Most of us use a paper product every day. That's because paper products make up about 71 million tons (or 29 percent) of the municipal waste stream, according to the Environmental Protection Agency (EPA). The good news is that more and more Americans are recycling paper. In fact, upwards of 63 percent (45 million tons) is recycled annually. When you break that number down by population, roughly 334 pounds of paper is recycled for every person in the United States.
Currently, about 70 percent of cardboard-boxes shipped commercially are recovered for recycling.
Many of the boxes are themselves made of recycled materials or lumber industry byproducts like sawdust and wood chips.
When recycled, cardboard is used to make chipboard like cereal boxes, paperboard, paper towels, tissues and printing or writing paper. It's also made into more corrugated cardboard.
Magazines are made from paper that's been buffed and coated to achieve a glossy appearance. Next, the paper is covered with a white clay that makes color photographs look more brilliant. The shiny appearance does not contaminate the paper at all. About 45 percent of sub-content-3 are being recycled today.
About 45 percent of magazines are being recycled today.
Recycled magazines are used to make newspaper, tissues, writing paper and paperboard.
Recycling just one ton of paper saves enough energy to power the average American home for six months, so don't be afraid to recycle your old magazines. It's the right thing to do.
Some consumers think glossy paper can't be recycled. That may have been true in the early days of recycling, but no longer. With today's recycling technology, nearly all community recycling programs accept glossy magazines and catalogs for recycling.
Just over 45% of office paper is recovered for recycling today.
High-grade papers, such as white computer paper, bond, and letterhead, can be turned back into office paper if it's kept separate from other waste paper. It can also be used to produce tissue paper, paperboard, stationery, magazines and other paper products.
Lower-grade papers, such as newsprint, colored paper, file stock and ground wood papers, are made into cardboard, tissues, newspaper and toilet paper.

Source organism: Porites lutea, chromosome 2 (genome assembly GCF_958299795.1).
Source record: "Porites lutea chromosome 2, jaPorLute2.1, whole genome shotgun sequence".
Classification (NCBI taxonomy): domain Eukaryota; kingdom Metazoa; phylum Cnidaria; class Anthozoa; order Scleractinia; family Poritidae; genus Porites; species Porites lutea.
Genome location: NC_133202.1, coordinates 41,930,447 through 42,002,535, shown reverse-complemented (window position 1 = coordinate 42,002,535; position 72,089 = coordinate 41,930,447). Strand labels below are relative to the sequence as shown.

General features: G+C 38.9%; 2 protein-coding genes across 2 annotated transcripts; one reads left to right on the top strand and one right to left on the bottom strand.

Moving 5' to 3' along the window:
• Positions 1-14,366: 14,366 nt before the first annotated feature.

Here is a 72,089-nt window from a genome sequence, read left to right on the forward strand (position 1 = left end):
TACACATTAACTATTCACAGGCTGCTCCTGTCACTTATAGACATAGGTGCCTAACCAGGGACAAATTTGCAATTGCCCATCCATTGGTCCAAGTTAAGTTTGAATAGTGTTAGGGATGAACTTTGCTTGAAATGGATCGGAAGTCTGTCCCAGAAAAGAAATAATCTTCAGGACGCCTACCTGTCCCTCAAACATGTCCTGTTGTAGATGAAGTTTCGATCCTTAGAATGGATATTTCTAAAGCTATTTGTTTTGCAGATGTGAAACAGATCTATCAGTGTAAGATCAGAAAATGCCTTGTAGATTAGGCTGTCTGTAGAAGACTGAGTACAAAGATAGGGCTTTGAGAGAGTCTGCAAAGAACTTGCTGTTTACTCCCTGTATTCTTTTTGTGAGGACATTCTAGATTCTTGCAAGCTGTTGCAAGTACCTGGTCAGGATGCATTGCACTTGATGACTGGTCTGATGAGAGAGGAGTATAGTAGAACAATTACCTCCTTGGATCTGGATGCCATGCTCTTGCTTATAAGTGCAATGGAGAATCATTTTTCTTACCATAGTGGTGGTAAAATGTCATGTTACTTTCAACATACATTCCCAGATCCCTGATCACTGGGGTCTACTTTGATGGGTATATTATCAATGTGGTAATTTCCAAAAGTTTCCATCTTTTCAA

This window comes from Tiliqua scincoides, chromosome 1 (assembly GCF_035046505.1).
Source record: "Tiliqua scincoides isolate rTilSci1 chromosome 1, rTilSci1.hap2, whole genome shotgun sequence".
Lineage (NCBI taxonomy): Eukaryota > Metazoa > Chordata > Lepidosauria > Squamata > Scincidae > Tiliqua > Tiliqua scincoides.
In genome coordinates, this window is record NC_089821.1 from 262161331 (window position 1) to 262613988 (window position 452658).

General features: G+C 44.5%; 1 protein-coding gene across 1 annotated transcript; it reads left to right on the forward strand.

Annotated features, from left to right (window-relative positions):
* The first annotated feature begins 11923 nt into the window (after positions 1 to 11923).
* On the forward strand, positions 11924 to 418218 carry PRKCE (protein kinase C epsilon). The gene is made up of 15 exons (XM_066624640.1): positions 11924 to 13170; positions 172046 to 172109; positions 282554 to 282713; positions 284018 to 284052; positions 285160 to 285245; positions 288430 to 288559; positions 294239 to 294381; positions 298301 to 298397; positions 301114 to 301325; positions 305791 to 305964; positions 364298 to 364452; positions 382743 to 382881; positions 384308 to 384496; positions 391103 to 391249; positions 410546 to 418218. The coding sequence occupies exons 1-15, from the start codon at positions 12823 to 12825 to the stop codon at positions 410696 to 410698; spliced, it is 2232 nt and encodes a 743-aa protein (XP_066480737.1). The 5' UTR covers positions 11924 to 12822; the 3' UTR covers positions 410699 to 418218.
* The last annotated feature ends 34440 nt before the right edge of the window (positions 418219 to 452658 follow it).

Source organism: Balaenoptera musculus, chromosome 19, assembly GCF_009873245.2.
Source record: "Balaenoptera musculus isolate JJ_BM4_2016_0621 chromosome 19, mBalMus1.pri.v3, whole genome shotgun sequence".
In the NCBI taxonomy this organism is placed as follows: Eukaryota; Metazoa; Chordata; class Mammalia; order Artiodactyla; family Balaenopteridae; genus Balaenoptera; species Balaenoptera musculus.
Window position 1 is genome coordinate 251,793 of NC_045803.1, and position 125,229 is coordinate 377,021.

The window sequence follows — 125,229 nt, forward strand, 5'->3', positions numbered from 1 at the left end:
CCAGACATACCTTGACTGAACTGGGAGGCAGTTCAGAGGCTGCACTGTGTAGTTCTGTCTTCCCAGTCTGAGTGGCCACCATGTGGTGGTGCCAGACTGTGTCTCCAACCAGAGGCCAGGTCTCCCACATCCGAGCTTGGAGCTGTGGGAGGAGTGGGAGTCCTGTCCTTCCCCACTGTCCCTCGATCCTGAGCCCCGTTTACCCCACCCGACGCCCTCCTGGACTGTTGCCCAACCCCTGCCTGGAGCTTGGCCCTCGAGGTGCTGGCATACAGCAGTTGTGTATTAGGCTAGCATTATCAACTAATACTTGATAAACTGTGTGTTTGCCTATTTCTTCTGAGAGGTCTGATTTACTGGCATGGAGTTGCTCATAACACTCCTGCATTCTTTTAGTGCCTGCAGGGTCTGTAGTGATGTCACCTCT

If your company generates a large amount of waste paper, consider talking to your local recycling company about whether or not you should sort high-grade papers from lower-grade.
More than 73% of all newspapers in the United States are collected and recycled.
The average newspaper today is made of a high amount of recycled fiber. Twenty years ago, newsprint contained only about 10% recycled fiber.
Recycled newspapers can be made into cereal boxes, egg cartons, pencil barrels, grocery bags, tissue paper and many other products, including new newspapers.
Newspaper is a fine insulator. Using recycled newspapers to produce cellulose insulation is widespread.
Every year natural disasters destroy countless acres of wilderness. The United States Forest Service uses "hydro-mulching," also called "hydro-seeding," to help restore damaged areas. It's a planting process that's been practiced in the United States since the 1950s - and it all starts with newspapers.
Recycled newspapers are made into a fiber mulch and mixed with grass seed, fertilizer, green dye, and water to create a "slurry" that can be pumped over broad areas by pressure sprayers, airplanes or helicopters. This process is called "hydro-mulching." It stabilizes roadside dirt for erosion control and is used to reseed grass over broad areas. Highway departments also use it to beautify roadsides by planting wildflower, tree, and shrub seeds.
Once used mainly for products such as breakfast cereal boxes, paperboard is now being used for many other kinds of packaging.